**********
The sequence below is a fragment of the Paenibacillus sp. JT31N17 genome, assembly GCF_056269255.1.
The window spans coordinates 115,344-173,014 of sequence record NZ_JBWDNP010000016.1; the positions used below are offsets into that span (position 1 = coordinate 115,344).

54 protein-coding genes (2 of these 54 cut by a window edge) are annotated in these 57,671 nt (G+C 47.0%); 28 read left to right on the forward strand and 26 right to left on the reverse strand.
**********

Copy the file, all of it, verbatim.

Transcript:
The sequence below is a fragment of the Paenibacillus sp. JT31N17 genome, assembly GCF_056269255.1.
The window spans coordinates 115,344-173,014 of sequence record NZ_JBWDNP010000016.1; the positions used below are offsets into that span (position 1 = coordinate 115,344).

54 protein-coding genes (2 of these 54 cut by a window edge) are annotated in these 57,671 nt (G+C 47.0%); 28 read left to right on the forward strand and 26 right to left on the reverse strand.